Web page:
Tag Archives: Transitions

Ich Bin Aufgeregt


[Rama V palace ruins, Thailad]

Heading into the unknown.

I met this woman once, when we were both university students. I don’t remember her name or what she looked like or why we met. I just remember her story.

She wanted to travel to Australia. It was her greatest desire, the thing she’d always dreamed of doing. And one Christmas, her parents said they would buy her a plane ticket there whenever she wanted.

No worries, right?

But if that had been all there was to the story, it wouldn’t have stuck with me. The thing was, that Christmas had been more than a year ago. The student kept coming up with reasons not to go. When I talked to her, she wasn’t sure she’d ever make it to Australia.

She really wanted to go, but she was scared.

That encounter made me think a lot about fear and travel. I figure a lot of us get scared—or at least nervous—at some point, but the timing of that point can vary widely, and have a huge impact on whether or not we actually go.

I’m lucky. When I’m planning a trip, it’s the excitement that wins out. Otherwise, like that student, I’d never buy a plane ticket.

The serious fear hits about two weeks before I leave—when I’m too committed to back out. Like, say, right now, when my thoughts begin to cycle through an endless litany of potential problems.

I haven’t trained enough and will never survive that 30-kilometre section on day three. My boots are all wrong and my pack is all wrong and my knife won’t sharpen and my second pair of brand new hiking socks has vanished without a trace. And if the weather changes (snow in Southern Spain may not be likely in April, but surely it’s possible) I won’t have enough warm clothing and will freeze. Probably to death.

And then I’m going to miss my connecting flight on the way home—I knew I shouldn’t have cut it so close—because either my first plane will be late or for some unfathomable reason I’ll be hassled going through Customs. Of course, that will only be an issue if I make it to Europe in the first place. I can come up with any number of disasters that would prevent my arrival.

And … well, that’s about it for now, but I’m sure I can come up with more in the next week or so.

My saving grace is the excitement from the planning stages. It’s still there, beneath the fear.

I keep thinking about a conversation I had two and a half years ago, the day before I walked into Santiago.

“Is there a word in German that describes being both excited and scared at the same time?” I asked Sascha, a pilgrim from Switzerland, as we walked through a eucalyptus forest.

He couldn’t come up with one off-hand, but promised to think about it.

“I bet there’s something,” I said. German, I am convinced, has a word for everything. If one doesn’t exist, the Germans just mash two or more words together to create something new.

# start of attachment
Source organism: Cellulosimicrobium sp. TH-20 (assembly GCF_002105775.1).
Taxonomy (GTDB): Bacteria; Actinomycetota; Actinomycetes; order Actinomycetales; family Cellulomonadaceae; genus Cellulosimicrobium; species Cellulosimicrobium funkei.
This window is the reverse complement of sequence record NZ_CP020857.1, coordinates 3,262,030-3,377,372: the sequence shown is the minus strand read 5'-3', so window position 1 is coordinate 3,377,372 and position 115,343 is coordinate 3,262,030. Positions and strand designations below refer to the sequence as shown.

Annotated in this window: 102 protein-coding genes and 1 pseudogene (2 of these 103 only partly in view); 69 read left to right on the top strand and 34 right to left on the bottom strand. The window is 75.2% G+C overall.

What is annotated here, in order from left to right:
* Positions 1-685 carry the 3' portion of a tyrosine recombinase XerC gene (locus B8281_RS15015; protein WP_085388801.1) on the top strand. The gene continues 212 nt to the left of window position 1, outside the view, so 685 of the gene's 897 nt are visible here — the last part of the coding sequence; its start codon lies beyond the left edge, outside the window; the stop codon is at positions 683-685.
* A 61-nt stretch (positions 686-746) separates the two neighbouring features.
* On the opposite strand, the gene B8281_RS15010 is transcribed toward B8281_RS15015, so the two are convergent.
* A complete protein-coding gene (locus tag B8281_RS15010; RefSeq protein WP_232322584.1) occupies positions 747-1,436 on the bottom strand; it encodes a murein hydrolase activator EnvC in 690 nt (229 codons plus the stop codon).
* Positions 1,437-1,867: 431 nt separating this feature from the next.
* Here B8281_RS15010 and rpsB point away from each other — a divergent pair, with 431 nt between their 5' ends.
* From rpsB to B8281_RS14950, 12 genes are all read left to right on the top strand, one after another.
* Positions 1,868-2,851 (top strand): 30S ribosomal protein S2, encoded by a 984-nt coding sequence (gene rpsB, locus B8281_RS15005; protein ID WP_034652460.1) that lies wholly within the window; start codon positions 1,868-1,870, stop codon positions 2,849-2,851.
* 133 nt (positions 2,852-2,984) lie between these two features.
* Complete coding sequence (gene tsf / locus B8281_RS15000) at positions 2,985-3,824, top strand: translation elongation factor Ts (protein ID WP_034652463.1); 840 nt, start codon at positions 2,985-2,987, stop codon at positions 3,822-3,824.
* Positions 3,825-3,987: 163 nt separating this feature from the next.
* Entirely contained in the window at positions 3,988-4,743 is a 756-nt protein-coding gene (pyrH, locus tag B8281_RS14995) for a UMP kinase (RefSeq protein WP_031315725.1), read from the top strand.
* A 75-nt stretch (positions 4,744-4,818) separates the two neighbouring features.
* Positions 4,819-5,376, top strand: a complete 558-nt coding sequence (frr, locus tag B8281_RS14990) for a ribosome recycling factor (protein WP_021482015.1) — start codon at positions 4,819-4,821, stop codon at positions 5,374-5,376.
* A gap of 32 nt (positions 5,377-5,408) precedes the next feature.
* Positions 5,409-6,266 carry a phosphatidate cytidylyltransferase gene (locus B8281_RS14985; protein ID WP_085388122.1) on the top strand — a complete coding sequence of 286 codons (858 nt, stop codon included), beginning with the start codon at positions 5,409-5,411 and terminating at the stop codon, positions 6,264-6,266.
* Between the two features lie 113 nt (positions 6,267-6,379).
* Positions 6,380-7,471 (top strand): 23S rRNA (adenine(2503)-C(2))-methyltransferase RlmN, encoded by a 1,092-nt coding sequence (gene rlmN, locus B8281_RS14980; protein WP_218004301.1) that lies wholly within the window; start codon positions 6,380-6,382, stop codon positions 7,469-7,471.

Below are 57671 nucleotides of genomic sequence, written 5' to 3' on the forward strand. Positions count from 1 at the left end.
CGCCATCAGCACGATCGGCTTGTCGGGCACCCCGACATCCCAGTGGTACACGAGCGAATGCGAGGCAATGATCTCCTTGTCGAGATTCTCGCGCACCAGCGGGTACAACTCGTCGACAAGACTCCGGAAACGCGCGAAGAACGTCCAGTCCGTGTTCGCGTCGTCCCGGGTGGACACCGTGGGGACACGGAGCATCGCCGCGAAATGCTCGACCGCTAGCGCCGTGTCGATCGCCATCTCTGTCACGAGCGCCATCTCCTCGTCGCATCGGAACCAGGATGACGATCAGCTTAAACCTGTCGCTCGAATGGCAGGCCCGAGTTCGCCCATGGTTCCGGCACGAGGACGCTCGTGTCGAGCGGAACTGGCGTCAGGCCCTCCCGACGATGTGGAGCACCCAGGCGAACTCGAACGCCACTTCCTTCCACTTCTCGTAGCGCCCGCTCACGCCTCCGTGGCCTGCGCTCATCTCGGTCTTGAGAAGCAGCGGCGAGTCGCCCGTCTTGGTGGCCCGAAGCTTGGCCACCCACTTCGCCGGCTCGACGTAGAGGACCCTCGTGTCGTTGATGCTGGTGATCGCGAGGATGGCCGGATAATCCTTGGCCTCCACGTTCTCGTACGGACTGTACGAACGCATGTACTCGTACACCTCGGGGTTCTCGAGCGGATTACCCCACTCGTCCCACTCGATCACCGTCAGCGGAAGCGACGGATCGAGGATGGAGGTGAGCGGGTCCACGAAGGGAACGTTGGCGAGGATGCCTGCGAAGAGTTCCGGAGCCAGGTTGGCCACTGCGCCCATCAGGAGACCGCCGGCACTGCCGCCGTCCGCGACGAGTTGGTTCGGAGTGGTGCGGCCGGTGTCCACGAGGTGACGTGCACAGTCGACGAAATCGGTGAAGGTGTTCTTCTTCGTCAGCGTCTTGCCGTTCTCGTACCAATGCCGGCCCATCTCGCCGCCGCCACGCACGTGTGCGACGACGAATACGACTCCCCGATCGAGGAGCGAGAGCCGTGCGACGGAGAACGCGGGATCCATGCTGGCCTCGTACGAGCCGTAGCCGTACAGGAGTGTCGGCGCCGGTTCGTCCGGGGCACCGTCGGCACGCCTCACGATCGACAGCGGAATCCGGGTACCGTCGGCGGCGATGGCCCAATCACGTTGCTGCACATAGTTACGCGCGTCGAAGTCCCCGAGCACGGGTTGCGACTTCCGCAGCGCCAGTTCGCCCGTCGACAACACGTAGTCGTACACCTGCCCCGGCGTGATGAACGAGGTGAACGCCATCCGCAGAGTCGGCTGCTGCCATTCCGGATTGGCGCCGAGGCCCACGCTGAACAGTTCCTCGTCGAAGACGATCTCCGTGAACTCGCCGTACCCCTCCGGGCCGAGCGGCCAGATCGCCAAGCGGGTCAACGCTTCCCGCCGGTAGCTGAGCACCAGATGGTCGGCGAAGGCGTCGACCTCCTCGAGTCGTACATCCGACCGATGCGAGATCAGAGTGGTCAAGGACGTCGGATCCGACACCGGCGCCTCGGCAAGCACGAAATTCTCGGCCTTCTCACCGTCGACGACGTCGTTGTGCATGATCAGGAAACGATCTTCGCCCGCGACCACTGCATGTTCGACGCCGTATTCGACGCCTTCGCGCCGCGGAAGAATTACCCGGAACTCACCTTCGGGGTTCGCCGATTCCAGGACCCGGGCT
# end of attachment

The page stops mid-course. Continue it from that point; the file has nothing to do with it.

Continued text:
After a little more walking, Sascha came through for me. “Aufgeregt,” he said, and he patiently taught me to pronounce it.

Ich bin aufgeregt.”

The nervous excitement I felt when I walked out of Le Puy-en-Velay on my first pilgrimage was different from that of walking into Santiago, but the two had a lot in common. They were both related to the ending of one life—even if only temporarily—and the beginning of something new.

So now, as I pack and repack my backpack, as I put my affairs in order before setting out, as I go on long walks and think about my upcoming journey, of course I’m feeling the same way again: scared and excited, excited and scared.

I don’t know what happened to that student who dreamed of Australia. I hope she, too, came to feel aufgeregt about the journey, and that the excitement won out over the fear.


Posted by Anna-Marie Krahn at 2:05 pm
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Refusing the Adventure


[The moon and the cathedral]

I took this photo of a cathedral detail just before the pilgrims' blessing, the day I walked out of Le Puy.

Furthermore, we have not even to risk the journey alone; for the heroes of all time have gone before us; the labyrinth is thoroughly known; we have only to follow the thread of the hero-path. And where we had thought to find an abomination, we shall find a god; where we had thought to slay another, we shall slay ourselves; where we had thought to travel outward, we shall come to the center of our own existence; where we had thought to be alone, we shall be with all the world.
Joseph Campbell, The Hero With a Thousand Faces (and quoted in The Power of Myth)

I’ve written before about the end of my Camino, and the post-Camino blues that followed.

Now, as I get ready to walk the Vía de la Plata, I’m thinking of beginnings rather than endings. And I’m hoping not to duplicate the beginning of my last Camino.